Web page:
Warplanes: A Little Bigger Is A Lot Better


November 29, 2011: While most American UAVs are the under 5 kg (11 pound) micro-UAV models like Raven [PHOTO] and Desert Hawk [PHOTO], there has been increasing appreciation for heavier mini-UAVs. These have greater endurance, better sensors and are more resistant to high winds.

One of the more popular mini-UAVs is the U.S. Navy Silver Fox [PHOTO]. This aircraft weighs 11.4 kg (25 pounds with a 2.2 kg/five pound payload) and can fly as 3,650 meters (12,000 feet). Its 2.4 meter (eight foot) wingspan has wings that are easily removed from the fuselage and the UAV can then be carried around in a 1.52 meterx35cmx40cm (60"x14"x15") container. If the wind is strong enough, the Silver Fox can be launched by hand, but normally it is propelled into flight via compressed air from a portable launcher. The UAV lands by just stopping the engine when it's low to the ground. The UAV is light enough to just bounce when it hits the ground.

A very quiet model aircraft engine keeps it in the air up to eight hours per sortie. The aircraft is maneuvered via radio commands via a laptop computer. It can either be controlled by the operator, or simply instructed to go from one way point to another (using an onboard GPS and flight control software.) It can fly at speeds of up to a hundred kilometers an hour (about 27 meters a second), up to 37 kilometers from the controller. It's small enough to provide a hard to hit target for enemy troops firing at it. In any event, its engine is hard to hear when the UAV is higher than 161 meters (500 feet). At night, it's pretty much impossible to detect from the ground. Each Silver Fox costs about $10,000.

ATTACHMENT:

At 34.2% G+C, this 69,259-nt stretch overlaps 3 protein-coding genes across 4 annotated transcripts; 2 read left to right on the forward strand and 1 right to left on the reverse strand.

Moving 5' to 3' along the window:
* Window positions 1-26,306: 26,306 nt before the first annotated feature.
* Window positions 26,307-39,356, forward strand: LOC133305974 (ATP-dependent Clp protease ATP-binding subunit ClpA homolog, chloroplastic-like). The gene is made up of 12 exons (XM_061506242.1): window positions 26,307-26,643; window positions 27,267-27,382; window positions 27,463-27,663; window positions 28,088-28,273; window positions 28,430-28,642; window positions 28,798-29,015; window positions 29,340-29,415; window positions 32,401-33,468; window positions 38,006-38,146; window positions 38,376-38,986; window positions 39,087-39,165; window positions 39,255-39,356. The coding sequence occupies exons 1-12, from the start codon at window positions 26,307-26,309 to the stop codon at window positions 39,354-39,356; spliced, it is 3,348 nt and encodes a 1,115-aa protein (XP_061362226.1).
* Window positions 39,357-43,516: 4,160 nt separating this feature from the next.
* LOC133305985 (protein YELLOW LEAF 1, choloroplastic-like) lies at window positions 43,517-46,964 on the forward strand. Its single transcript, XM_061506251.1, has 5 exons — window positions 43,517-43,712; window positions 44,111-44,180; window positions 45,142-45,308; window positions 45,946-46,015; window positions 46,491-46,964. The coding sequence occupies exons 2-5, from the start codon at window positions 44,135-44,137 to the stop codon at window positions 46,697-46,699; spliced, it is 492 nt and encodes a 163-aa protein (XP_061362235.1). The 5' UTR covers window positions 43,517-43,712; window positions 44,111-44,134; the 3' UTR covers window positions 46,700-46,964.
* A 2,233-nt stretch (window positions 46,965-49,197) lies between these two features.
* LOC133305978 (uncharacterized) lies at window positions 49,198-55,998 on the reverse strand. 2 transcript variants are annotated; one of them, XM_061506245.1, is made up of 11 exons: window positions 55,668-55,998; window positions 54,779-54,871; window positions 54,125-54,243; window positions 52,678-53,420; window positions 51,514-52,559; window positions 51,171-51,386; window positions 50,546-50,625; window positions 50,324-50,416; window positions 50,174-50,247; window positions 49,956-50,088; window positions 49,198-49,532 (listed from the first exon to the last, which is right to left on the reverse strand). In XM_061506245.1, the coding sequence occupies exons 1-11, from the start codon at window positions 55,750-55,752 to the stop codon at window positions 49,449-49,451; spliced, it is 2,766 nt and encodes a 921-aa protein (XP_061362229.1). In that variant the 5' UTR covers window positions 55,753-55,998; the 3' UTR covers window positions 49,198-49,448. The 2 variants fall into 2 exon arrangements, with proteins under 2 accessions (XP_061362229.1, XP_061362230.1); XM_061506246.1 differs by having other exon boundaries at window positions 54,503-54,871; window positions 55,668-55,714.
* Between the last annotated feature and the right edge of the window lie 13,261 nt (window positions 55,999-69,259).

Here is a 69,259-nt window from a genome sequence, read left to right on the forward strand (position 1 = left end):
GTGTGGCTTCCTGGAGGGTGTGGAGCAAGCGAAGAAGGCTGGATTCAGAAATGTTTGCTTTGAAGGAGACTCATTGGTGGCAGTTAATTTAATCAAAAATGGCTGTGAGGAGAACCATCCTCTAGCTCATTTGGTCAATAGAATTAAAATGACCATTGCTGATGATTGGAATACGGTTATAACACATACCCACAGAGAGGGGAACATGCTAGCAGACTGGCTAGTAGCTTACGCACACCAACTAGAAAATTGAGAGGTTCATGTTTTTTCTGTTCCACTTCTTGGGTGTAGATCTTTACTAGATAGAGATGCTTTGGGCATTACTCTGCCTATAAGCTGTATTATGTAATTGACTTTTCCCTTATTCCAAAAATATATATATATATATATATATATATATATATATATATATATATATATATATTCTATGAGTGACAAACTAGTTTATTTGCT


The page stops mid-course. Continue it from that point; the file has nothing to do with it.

The navy used Silver Fox in Iraq to support its Riverine units. But most of the Riverine missions involved some truck convoy action, and that's where the Silver Fox is used to provide extra eyes for the sailors in the trucks.

Other users like the long duration of sorties, giving the UAV the ability to stake out an area all night, using its night vision camera. Silver Fox is also popular with scientists, as its payload is large enough to allow a wide variety of sensors to be carried, and it’s a lot cheaper than buying or renting manned aircraft.


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